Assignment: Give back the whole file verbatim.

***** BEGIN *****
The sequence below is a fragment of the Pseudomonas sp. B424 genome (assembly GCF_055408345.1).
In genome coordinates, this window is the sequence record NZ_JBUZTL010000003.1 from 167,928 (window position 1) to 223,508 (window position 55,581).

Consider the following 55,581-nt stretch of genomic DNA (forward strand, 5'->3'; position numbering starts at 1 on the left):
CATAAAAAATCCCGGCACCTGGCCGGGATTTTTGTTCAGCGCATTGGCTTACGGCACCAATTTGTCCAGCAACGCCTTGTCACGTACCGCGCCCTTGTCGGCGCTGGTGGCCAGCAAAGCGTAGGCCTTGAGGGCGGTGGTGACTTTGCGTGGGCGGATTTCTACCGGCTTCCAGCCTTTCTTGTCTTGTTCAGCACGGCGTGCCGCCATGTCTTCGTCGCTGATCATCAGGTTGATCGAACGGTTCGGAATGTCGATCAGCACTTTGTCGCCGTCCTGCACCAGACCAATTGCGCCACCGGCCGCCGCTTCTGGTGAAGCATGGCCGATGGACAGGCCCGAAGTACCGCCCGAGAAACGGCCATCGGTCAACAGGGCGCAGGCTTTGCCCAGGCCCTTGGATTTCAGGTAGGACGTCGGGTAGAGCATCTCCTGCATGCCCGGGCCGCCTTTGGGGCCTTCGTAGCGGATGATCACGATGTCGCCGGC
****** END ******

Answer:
The sequence below is a fragment of the Pseudomonas sp. B424 genome (assembly GCF_055408345.1).
In genome coordinates, this window is the sequence record NZ_JBUZTL010000003.1 from 167,928 (window position 1) to 223,508 (window position 55,581).

Consider the following 55,581-nt stretch of genomic DNA (forward strand, 5'->3'; position numbering starts at 1 on the left):
CATAAAAAATCCCGGCACCTGGCCGGGATTTTTGTTCAGCGCATTGGCTTACGGCACCAATTTGTCCAGCAACGCCTTGTCACGTACCGCGCCCTTGTCGGCGCTGGTGGCCAGCAAAGCGTAGGCCTTGAGGGCGGTGGTGACTTTGCGTGGGCGGATTTCTACCGGCTTCCAGCCTTTCTTGTCTTGTTCAGCACGGCGTGCCGCCATGTCTTCGTCGCTGATCATCAGGTTGATCGAACGGTTCGGAATGTCGATCAGCACTTTGTCGCCGTCCTGCACCAGACCAATTGCGCCACCGGCCGCCGCTTCTGGTGAAGCATGGCCGATGGACAGGCCCGAAGTACCGCCCGAGAAACGGCCATCGGTCAACAGGGCGCAGGCTTTGCCCAGGCCCTTGGATTTCAGGTAGGACGTCGGGTAGAGCATCTCCTGCATGCCCGGGCCGCCTTTGGGGCCTTCGTAGCGGATGATCACGATGTCGCCGGC